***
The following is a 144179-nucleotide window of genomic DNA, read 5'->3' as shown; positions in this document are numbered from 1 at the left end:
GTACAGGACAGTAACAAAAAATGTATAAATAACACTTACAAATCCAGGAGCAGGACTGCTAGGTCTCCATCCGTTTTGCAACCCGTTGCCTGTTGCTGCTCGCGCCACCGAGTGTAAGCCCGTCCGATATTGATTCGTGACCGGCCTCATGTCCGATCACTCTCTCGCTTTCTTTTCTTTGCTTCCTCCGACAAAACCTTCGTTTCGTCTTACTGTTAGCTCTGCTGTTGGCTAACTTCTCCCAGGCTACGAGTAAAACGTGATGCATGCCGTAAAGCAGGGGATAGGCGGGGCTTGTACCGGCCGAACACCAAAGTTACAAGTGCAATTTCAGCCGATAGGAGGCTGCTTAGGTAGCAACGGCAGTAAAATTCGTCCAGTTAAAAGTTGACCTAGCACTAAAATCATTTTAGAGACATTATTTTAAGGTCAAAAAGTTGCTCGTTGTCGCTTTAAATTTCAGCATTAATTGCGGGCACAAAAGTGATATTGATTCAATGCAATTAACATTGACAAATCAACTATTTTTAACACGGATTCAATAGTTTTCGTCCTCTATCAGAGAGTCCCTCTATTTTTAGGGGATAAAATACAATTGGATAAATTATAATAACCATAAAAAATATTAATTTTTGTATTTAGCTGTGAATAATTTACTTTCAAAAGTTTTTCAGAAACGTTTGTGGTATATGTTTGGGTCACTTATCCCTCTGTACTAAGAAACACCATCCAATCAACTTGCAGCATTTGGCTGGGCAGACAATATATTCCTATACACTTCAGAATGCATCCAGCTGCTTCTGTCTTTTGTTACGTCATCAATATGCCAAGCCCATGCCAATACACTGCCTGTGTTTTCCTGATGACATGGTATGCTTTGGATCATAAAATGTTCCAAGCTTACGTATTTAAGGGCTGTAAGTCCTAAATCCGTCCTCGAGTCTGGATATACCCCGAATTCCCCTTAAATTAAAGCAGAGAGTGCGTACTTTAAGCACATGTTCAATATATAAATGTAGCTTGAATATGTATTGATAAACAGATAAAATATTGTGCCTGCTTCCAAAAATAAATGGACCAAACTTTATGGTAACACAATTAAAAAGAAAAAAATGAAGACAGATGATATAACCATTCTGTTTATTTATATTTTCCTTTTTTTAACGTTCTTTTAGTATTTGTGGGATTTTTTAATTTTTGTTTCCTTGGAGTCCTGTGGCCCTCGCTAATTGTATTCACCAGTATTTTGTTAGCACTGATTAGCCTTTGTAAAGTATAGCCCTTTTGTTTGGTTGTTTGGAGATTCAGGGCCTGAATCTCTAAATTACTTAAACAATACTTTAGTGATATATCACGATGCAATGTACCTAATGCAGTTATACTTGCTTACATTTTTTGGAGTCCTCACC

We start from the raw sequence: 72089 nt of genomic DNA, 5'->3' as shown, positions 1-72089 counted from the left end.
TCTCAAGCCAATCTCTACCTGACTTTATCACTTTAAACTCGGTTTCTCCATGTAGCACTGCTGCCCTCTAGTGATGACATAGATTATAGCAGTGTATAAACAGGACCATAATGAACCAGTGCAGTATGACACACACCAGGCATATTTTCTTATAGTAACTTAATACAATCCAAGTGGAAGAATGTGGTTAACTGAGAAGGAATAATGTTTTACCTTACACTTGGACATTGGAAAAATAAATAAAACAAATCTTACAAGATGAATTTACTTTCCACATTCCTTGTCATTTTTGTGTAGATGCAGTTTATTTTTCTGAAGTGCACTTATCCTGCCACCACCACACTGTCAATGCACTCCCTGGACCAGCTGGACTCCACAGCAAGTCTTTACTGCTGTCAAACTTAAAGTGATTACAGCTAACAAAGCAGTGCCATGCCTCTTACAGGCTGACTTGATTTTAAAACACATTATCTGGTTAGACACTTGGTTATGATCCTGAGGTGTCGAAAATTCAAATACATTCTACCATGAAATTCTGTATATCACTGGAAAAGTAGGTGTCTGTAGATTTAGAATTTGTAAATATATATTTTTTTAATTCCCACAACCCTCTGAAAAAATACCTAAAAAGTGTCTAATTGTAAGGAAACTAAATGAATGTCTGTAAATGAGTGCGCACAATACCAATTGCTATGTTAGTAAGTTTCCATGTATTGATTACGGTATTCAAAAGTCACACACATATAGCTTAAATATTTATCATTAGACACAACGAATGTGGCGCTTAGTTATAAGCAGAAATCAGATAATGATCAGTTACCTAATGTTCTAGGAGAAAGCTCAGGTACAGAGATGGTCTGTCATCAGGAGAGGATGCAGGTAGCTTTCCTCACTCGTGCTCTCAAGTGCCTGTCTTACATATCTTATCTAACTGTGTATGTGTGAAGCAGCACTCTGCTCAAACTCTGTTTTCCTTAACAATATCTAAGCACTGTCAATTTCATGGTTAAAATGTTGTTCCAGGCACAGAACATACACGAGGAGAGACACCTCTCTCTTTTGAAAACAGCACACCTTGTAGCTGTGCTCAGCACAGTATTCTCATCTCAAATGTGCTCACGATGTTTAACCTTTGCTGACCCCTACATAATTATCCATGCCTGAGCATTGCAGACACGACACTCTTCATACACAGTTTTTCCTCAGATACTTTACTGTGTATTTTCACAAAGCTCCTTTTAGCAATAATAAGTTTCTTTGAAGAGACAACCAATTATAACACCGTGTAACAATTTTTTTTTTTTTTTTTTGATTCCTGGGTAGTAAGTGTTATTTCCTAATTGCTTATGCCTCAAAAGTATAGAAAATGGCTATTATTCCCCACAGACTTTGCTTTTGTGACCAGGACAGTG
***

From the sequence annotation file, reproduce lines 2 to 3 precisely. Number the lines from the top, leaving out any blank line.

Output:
GTACAGGACAGTAACAAAAAATGTATAAATAACACTTACAAATCCAGGAGCAGGACTGCTAGGTCTCCATCCGTTTTGCAACCCGTTGCCTGTTGCTGCTCGCGCCACCGAGTGTAAGCCCGTCCGATATTGATTCGTGACCGGCCTCATGTCCGATCACTCTCTCGCTTTCTTTTCTTTGCTTCCTCCGACAAAACCTTCGTTTCGTCTTACTGTTAGCTCTGCTGTTGGCTAACTTCTCCCAGGCTACGAGTAAAACGTGATGCATGCCGTAAAGCAGGGGATAGGCGGGGCTTGTACCGGCCGAACACCAAAGTTACAAGTGCAATTTCAGCCGATAGGAGGCTGCTTAGGTAGCAACGGCAGTAAAATTCGTCCAGTTAAAAGTTGACCTAGCACTAAAATCATTTTAGAGACATTATTTTAAGGTCAAAAAGTTGCTCGTTGTCGCTTTAAATTTCAGCATTAATTGCGGGCACAAAAGTGATATTGATTCAATGCAATTAACATTGACAAATCAACTATTTTTAACACGGATTCAATAGTTTTCGTCCTCTATCAGAGAGTCCCTCTATTTTTAGGGGATAAAATACAATTGGATAAATTATAATAACCATAAAAAATATTAATTTTTGTATTTAGCTGTGAATAATTTACTTTCAAAAGTTTTTCAGAAACGTTTGTGGTATATGTTTGGGTCACTTATCCCTCTGTACTAAGAAACACCATCCAATCAACTTGCAGCATTTGGCTGGGCAGACAATATATTCCTATACACTTCAGAATGCATCCAGCTGCTTCTGTCTTTTGTTACGTCATCAATATGCCAAGCCCATGCCAATACACTGCCTGTGTTTTCCTGATGACATGGTATGCTTTGGATCATAAAATGTTCCAAGCTTACGTATTTAAGGGCTGTAAGTCCTAAATCCGTCCTCGAGTCTGGATATACCCCGAATTCCCCTTAAATTAAAGCAGAGAGTGCGTACTTTAAGCACATGTTCAATATATAAATGTAGCTTGAATATGTATTGATAAACAGATAAAATATTGTGCCTGCTTCCAAAAATAAATGGACCAAACTTTATGGTAACACAATTAAAAAGAAAAAAATGAAGACAGATGATATAACCATTCTGTTTATTTATATTTTCCTTTTTTTAACGTTCTTTTAGTATTTGTGGGATTTTTTAATTTTTGTTTCCTTGGAGTCCTGTGGCCCTCGCTAATTGTATTCACCAGTATTTTGTTAGCACTGATTAGCCTTTGTAAAGTATAGCCCTTTTGTTTGGTTGTTTGGAGATTCAGGGCCTGAATCTCTAAATTACTTAAACAATACTTTAGTGATATATCACGATGCAATGTACCTAATGCAGTTATACTTGCTTACATTTTTTGGAGTCCTCACC

We start from the raw sequence: 72089 nt of genomic DNA, 5'->3' as shown, positions 1-72089 counted from the left end.